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The Weekend Neos Kosmos : 20 September 2014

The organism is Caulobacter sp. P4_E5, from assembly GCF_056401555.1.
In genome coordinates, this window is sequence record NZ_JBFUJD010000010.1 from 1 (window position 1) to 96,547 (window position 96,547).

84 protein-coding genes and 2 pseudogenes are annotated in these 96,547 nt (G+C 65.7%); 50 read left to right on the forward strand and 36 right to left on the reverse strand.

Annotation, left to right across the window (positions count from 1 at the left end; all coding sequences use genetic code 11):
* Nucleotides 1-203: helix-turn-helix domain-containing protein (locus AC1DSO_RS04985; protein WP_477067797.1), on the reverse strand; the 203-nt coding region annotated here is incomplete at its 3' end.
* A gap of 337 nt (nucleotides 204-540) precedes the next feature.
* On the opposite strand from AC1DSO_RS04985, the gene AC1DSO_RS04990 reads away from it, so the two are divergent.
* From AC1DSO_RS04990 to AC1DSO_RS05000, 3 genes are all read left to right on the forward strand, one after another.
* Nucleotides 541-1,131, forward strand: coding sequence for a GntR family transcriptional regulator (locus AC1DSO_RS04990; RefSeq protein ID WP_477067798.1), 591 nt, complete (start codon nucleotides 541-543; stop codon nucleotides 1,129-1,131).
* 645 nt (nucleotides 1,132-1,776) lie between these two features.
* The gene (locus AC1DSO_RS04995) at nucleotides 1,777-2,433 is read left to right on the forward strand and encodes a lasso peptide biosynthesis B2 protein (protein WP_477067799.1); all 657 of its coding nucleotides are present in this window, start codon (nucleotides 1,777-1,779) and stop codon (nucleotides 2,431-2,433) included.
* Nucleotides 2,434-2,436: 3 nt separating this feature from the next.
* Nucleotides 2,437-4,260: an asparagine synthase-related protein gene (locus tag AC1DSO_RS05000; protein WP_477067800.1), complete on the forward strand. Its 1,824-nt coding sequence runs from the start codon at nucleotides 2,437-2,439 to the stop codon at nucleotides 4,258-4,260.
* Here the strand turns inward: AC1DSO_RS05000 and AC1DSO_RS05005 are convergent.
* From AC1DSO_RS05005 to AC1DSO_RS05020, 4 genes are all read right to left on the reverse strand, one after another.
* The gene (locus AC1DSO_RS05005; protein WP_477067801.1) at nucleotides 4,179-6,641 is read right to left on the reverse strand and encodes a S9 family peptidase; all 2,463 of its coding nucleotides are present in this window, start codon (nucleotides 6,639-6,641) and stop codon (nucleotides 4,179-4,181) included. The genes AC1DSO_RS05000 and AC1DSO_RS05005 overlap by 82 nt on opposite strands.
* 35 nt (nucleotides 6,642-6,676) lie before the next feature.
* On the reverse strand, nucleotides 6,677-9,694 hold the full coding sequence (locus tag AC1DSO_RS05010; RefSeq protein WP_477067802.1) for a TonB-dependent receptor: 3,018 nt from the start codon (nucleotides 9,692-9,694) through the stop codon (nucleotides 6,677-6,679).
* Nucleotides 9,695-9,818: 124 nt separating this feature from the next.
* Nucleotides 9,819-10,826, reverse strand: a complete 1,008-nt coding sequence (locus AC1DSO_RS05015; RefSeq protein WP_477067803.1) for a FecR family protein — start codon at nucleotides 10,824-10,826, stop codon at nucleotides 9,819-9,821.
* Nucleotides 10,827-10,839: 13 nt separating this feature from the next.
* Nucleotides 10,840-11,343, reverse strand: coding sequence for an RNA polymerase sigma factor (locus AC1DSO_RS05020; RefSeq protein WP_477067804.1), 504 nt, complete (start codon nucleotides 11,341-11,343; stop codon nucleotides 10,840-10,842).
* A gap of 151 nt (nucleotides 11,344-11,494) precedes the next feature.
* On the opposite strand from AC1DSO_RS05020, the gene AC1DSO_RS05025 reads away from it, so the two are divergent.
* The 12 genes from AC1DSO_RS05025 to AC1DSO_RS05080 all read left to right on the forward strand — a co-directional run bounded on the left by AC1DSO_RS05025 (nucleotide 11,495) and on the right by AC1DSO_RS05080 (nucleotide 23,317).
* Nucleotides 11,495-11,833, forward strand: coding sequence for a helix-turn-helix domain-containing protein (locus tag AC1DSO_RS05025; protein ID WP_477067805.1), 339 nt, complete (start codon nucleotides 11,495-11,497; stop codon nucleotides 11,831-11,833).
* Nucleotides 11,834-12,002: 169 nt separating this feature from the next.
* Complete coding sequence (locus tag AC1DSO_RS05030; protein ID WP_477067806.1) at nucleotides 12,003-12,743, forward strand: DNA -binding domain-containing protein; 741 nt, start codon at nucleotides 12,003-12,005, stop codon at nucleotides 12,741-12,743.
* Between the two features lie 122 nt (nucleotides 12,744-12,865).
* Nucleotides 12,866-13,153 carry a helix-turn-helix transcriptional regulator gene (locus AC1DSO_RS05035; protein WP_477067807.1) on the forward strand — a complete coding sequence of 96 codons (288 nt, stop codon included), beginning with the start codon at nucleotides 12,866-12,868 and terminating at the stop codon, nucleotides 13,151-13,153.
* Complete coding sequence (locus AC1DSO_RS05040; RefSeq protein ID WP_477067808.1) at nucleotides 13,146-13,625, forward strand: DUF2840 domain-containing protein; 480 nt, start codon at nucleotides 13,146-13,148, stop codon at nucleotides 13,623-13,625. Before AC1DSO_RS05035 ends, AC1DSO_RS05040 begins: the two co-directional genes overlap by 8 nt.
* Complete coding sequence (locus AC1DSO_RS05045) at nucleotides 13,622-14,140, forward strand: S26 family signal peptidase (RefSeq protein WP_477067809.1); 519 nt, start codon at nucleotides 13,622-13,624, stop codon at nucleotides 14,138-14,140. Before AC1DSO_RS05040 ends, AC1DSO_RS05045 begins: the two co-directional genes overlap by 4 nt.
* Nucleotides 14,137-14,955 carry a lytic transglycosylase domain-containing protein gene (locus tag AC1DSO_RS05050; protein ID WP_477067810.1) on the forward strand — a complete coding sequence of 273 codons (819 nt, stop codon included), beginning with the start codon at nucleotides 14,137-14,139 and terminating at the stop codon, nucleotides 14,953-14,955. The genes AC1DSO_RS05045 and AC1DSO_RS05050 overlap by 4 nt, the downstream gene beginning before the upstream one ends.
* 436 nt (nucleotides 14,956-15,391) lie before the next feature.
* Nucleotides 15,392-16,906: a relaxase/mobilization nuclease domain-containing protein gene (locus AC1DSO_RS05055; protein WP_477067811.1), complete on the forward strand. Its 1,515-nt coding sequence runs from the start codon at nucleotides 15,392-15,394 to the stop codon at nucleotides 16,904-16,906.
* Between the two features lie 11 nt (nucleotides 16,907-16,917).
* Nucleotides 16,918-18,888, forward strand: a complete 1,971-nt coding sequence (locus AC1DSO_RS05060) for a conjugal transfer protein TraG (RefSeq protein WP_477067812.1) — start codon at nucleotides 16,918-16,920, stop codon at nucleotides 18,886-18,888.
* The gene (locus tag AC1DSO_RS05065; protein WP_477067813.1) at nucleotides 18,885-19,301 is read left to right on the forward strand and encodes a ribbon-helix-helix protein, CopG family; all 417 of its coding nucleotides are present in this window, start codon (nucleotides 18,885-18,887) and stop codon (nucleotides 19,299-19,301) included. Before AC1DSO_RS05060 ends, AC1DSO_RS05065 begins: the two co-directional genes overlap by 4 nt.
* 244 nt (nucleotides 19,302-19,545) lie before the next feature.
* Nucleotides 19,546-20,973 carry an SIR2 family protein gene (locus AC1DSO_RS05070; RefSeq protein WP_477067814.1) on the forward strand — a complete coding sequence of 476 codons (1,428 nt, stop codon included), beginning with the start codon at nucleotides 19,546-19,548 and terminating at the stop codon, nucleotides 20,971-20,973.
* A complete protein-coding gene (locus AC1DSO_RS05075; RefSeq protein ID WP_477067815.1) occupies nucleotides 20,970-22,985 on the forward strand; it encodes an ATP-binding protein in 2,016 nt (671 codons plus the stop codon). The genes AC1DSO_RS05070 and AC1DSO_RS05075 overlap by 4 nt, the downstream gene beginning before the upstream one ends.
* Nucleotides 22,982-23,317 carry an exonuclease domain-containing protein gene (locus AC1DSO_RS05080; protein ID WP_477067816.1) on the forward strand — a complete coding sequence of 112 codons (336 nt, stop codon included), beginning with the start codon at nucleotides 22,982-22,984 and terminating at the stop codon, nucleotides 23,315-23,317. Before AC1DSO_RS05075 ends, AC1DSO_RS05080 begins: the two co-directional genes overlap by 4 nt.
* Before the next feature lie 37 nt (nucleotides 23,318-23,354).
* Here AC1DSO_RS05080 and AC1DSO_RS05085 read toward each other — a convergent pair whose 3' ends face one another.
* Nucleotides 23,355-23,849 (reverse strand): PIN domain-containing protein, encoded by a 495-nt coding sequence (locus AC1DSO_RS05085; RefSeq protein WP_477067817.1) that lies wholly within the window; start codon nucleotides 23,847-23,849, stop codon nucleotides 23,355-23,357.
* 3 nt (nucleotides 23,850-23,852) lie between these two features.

14 SATURDAY 20 SEPTEMBER 2014 Home, away from home As the first - and every subsequent - wave of Greek migrants reached Australian shores, associations and brotherhoods were formed; foundation stones of Greek communities laid around Australia. It was their same background; the country where they were born that tied them close. In a reverse phenomenon and many years later, in circumstances different to those of forced migration, a group of 'Aussies' united in Thessaloniki. Their connection - their Greek background and Australian upbringing. For Greek Australian Anastasia Skliros, returning to Greece was a destiny she couldn't avoid. Her father, who migrated to Australia from Lefkada, took her pregnant mother back to Preveza on a ship - for the sole purpose of giving birth to their first born on Greek soil. Anastasia now says her father's recipe seems to have worked - it's not by chance that she has been living in Greece for over 20 years now. "My family was very Greek orientated in Australia. My father promoted Greekness in our family, we went to Greek school, Greek gatherings - he didn't allow us to think that we were Australians. I was always drawn to Greece, as a child. Even though we were so far away from Greece, the Greek element was a strong part of growing up in Australia," Anastasia tells Neos Kosmos. "After growing up in Mornington, and finishing my degrees, it was a common thing to go travelling around Greece. On the island of Paros, I met another tourist - a Greek from Thessaloniki, later on my husband." Twenty years on, Anastasia's home is Thessaloniki, where she lives with her husband and two children. It was several years ago that she felt the urge to finally bring to fruition that reverse phenomenon idea she though about so many times - to bring together all (Greek) Australians in Thessaloniki and Northern Greece. The group Aussies in Thess was founded in 2011, and after just three years of existence, it now counts over 1,000 members. "I was feeling the connection with people with common background and experiences similar to mine. I remembered how in Australia our parents used to get together with brotherhoods - so I thought, why not do that here? I had two Greek Australian friends; there must be so many more I thought... "We just click; we know how we relate to each other. We do differ to Greeks from Greece, we are Greek Australians. We connect because we have this bi-cultural thing going, and we know what it feels like to grow up as Greeks abroad," she explains. "I regard the group as my baby. I have met so many great people with whom I share a similar background and whole cosmotheoria - simply because we have the same growing pains and background. We are just Greek Aussies together, when we meet we speak English." The group gathers a few times a month, and is a very active one. Charitable events, tavern nights with families, walks for autism - are just a few of the events the group takes part in. In Anastasia's words, this is what makes their friendship real. "This is the whole meaning of the group to me. It's like group therapy in a way. For what we've left behind, what we have here, desires to return or to stay here. We nurture it, as if it was our baby." Despite the optimism and love for Greece that keeps Anastasia and other group members there, she tells that due to the recession and over 35 per cent unemployment in Greece, many group members have already moved back to Australia, having spent as much as 20 or 30yearsinGreece-alotofthematan advanced age and as blue collar workers. Those who leave, Anastasia says, are doing so as they have no other choice left in Greece. "It's very difficult to get up and leave and start life from zero at that age. The only reason I would return is for the future of my kids, to give them a better future." Other members of the group have their own stand on the issue, Anastasia recognises. "They want to stay in Greece, but they are afraid whether they will be able to. We don't know what the situation is going to be like, if we will be able to handle it. We have a bit of a sense of insecurity here - something that is missing from life in Australia - where, from the day you are born, you feel secure and supported." For another member of the Aussies in Thess group, Konstantinos Kallianides, it was after he finished grade five that his parents decided to return to Greece - in 1983. They returned to their village of Rizari, in the municipality of Edessa. Over 1,000 members of the group Aussies in Thess, that unites Greek Australians living in Northern Greece, regard both countries as their home. Their current home, however, may not be able to support them all MAJA JOVIC Welcome event, at Paralia, for a visiting member from Australia. Greek Aussies at one of the charitable events they take part in, Food For Good. L-R: Anastasia Skliros, Kon Kallian- idis and Vicky Mantzouranis.
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